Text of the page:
The first is the transformation of southeast Europe from a battleground between East and West to a proving ground for democracy and tolerance in the post-cold-war world. The second is the remarkable transformation of Greece itself into a regional leader with a booming economy, a vibrant democracy, with the ability to help to pull its neighbors together and push them forward into 21st century Europe.
We spoke a lot today about the role Greece is playing in the Balkans, with its troops in Bosnia and Kosovo, with its support for economic development and reconstruction, with its private sector investment. Greece is carrying a heavier burden in this region than almost any other country, but the potential payoff is very large: an undivided, democratic Europe, in which wars like those we’ve seen in the former Yugoslavia no longer happen. And I want to pay a tribute to the Prime Minister and the people of Greece for all they are doing in the Balkans and pledge my support for the Stability Pact and the economic growth necessary for this to work.
Of course, we also spoke about the road to reconciliation and lasting peace between Greece and Turkey and the issues in the Aegean and, of course, Cyprus. I told the Prime Minister how pleased I am that the parties in Cyprus have agreed to start these proximity talks on December 3d in New York, and how determined I am that they be serious talks. The goal is to lay the foundation for meaningful negotiations toward a comprehensive settlement. We should have no illusions; there’s a tough road ahead. But we will work closely with Secretary-General Annan to ensure that the talks are productive.
We talked about our growing trade and investment, about how we can strengthen our economic relationship further. Greece’s economic renewal has made it one of the most attractive places in Europe in which to do business. I am very pleased that its progress in improving protection for intellectual property rights makes it possible to move rapidly toward settling our copyright case in the WTO.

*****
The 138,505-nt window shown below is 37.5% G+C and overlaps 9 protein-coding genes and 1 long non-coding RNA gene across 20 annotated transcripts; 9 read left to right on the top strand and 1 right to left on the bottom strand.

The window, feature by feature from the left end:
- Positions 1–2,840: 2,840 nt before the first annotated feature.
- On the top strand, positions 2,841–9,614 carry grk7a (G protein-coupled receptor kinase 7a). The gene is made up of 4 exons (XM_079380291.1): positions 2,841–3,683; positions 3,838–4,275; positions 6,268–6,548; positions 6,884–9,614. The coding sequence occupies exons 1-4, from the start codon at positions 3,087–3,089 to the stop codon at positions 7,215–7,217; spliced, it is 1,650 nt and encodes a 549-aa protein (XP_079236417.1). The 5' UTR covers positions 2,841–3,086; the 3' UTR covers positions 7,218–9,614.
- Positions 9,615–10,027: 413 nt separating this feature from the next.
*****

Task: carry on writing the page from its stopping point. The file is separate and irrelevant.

Finally, let me just express the great sympathy and support of the American people to all those who lost their loved ones in the tragic earthquake last August. We will not forget the heroism of the Greek emergency teams who pulled survivors from the rubble, not only here in Athens but also across the Aegean in Turkey. I am very glad that our own Federal Emergency Management Agency has agreed with its Greek counterparts to work together to strengthen their preparedness for future disasters.
Let me say in closing, I am satisfied with the work we advanced today. We look to, as I said last night, we look to ancient Greece for inspiration but to modern Greece for leadership and for partnership. After this visit, I believe we have strengthened that partnership.
Thank you very much.
Turkey’s Candidacy for European Union Membership
Q. From what we know, you did ask while you were in Turkey for some specific move by Ankara that would match the moves Greece has done in order, also, to make her candidacy for the European Union easier. Do you have anything concrete on that?
President Clinton. Well, I didn’t think that was my role. Let me tell you what I did do. I spoke both at every opportunity, publicly and privately, before the Turkish Assembly, before the business group, before the group of earthquake survivors, and in all my private meetings about the importance of resolving outstanding issues between Greece and Turkey, including Cyprus.
I specifically asked that the Halki seminary be reopened. I have pushed a lot of issues. And I came away believing that in the next few months, as all these issues are bubbling up—the start of the proximity talks, the debate over whether Turkey should be given candidacy status in the EU at Helsinki, and the continuing bilateral talks between Greece and Turkey, which I applaud the Prime Minister’s government for his leadership in—that there will be an opportunity to resolve a large number of these issues.
I hope that my trip there was constructive in that regard. I believe it was. But I would not expect the Turkish leaders to let me be the conduit of their ultimate resolution of this. I think that I helped to improve the climate, and I dealt with a lot of the specific issues, and I feel good about that.
Prime Minister Simitis. Let me add two words for my part. During the meeting ahead with Mr. Ecevit and during Mr. Papandreou’s meeting with Mr. Cem, we emphasized the need of certain movements and initiatives on the part of Turkey. And I believe that President Clinton’s visit was important because he referred to that question, and it has helped, as well as the talks we had with the Turkish side on increasing awareness on the part of Turkey that things are not that easy. We cannot just expect for something to happen without doing or contributing anything for our part. You help yourself, and God will help you, as we say. We have to do something for our part, as well.